In one scene, the videotape shows three kidnappers with guns and a knife, preparing to behead a helpless man who is gagged and kneeling at their feet.
In the next, it is one of the kidnappers who is in detention, his eyes wide with fear, his lips trembling, as he speaks to his interrogators.
“How do I say this?” says the kidnapper, identified as an Egyptian named Abdel-Qadir Mahmoud, holding back tears. “I am sorry for everything I have done.”
In the first week after the elections, the Iraqi Interior Ministry and the Mosul police chief are turning the tables on the insurgency here in the north by using a tactic – videotaped messages – that the insurgents have used time and again as they have terrorized the region with kidnappings and executions.
But this time the videos, which are being broadcast on a local station, carry an altogether different message, juxtaposing images of the masked killers with the cowed men they become once captured.
So far, so good. (I’ll overlook the fact that they’re calling the terrorists actions a “crime”.) I’ve noted before the rush to get pictures of ragged, haggard Saddam and Khalid Shaikh Mohammed to send a message to the enemy. Pointing out that it isn’t always “all 72 virgins, all the time” in insurgencyland is an important part of winning the propaganda war.
However, in that war, the insurgency has a “coalition of the willing” of their own.
The next paragraph in the NYT story:
The broadcast of such videos raises questions about whether they violate legal or treaty obligations about the way opposing fighters are interrogated and how their confessions are made public.
and a bit farther down
Some people said they found the practice of showing the insurgents on television troubling.
Sarah Leah Whitson of Human Rights Watch said such tactics raised the issue of whether the people were tortured or otherwise coerced into making the statements.
Last week the organization issued a report based on interviews in Iraq that “found the abuse, torture and mistreatment of detainees by Iraqi security forces to be routine and commonplace,” said Ms. Whitson, the executive director of the group’s Middle Eastern division. For example, she said, the police often described detainees as guilty before any trial had occurred and made them available to journalists to be photographed.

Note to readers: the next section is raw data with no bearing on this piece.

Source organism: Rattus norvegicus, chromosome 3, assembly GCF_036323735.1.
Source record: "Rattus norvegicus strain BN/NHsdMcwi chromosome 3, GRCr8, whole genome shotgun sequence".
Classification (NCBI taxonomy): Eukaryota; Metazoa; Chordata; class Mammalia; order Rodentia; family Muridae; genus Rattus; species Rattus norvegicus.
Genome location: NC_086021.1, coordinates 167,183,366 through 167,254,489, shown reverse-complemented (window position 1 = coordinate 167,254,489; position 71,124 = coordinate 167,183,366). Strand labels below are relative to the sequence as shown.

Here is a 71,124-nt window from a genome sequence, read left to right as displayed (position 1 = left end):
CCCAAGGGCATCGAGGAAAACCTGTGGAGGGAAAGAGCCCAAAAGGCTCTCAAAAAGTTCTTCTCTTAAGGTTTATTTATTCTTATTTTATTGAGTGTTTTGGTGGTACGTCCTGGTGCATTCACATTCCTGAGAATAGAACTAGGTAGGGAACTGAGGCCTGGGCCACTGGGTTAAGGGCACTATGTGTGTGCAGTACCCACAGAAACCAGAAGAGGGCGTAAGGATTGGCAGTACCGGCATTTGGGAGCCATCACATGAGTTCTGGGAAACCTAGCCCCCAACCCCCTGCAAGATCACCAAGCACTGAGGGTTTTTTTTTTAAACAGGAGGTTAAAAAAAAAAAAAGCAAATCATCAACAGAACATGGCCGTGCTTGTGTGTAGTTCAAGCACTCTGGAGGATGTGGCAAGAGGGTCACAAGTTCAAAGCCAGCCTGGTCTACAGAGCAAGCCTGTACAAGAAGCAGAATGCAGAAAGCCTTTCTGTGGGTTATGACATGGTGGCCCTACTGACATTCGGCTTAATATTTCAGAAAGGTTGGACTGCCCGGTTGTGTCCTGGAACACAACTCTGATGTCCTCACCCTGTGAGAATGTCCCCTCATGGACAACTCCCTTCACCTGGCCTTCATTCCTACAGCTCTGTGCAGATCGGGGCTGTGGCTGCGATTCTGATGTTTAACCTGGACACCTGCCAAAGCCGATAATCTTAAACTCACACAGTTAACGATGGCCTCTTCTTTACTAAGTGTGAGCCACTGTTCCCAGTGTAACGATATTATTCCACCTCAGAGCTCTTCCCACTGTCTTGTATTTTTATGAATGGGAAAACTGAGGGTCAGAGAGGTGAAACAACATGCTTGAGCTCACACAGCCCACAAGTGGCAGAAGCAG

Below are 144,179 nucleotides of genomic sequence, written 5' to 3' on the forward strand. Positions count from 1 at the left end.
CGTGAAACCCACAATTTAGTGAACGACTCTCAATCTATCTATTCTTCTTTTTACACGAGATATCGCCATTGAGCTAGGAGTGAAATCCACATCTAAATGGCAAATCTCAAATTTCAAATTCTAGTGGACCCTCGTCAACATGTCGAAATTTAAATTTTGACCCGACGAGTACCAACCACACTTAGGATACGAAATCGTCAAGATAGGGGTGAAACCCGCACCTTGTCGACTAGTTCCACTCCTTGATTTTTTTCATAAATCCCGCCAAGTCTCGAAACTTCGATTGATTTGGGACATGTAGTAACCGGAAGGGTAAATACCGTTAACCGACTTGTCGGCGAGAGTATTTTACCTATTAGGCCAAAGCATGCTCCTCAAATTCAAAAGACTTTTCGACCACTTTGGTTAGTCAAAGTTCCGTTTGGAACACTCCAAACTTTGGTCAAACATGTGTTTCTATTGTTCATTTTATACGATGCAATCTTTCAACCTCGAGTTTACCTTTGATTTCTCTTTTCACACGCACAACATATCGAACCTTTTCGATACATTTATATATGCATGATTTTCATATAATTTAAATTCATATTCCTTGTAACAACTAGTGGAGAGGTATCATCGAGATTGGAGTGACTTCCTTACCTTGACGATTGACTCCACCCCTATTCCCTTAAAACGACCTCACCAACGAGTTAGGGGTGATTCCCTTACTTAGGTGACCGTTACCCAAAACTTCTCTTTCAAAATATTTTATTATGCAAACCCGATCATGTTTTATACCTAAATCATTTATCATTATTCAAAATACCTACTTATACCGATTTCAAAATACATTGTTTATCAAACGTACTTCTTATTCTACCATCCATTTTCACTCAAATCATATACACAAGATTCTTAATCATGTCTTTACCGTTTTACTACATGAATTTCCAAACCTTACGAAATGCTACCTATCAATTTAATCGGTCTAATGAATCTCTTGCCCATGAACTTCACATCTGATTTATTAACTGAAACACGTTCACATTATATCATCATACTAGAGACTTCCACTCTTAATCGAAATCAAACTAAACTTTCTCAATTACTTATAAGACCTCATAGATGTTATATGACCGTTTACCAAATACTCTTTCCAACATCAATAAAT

Don’t forget who the friend of your enemy is.
Anyway, ACE recommended read the comments of the LGF post, and two stood out to me.
Maybe HRW is right, though. Maybe Allawi could leave a trail of gumdrops and candycanes for Zarqawi to follow to his house. When they meet, there would of course be an awkward silence, but once they saw that they were both sensitive and caring people, they would embrace in a hug and feel embarrassed about their previous misunderstanding. Allawi could invite his new friend Zarqawi in, and then they could have tea together. After lots of hugging and crying and more hugging, the two of them would go for a ride on a pair of shy but friendly unicorns, and, and, and no one would ever do a bad thing in Iraq again. Ever.
Why don’t they just use actors?
While this might be a way to get around the “troubling” aspect of being mean to insurgent fighters who are not signers of the Geneva Convention, do not conform to the Geneva Convention, and were captured out of uniform so are not governed by the Geneva Convention, at some point someone would find out that the Iraqi government (gasp!) WASN’T treating prisoners badly and that the whole thing was a sham. And we’d all be treated to “Iraqi government fakes confessions by captured ‘militant’ fighters” headlines.
No. Catch the bad guys. Treat them badly. Show the video.
Repeat as necessary.
UPDATE: “Treat them badly” wasn’t meant to be an authorization for out-and-out torture. But a little rough treatment and humilitation for those that deserve it is, well, deserved.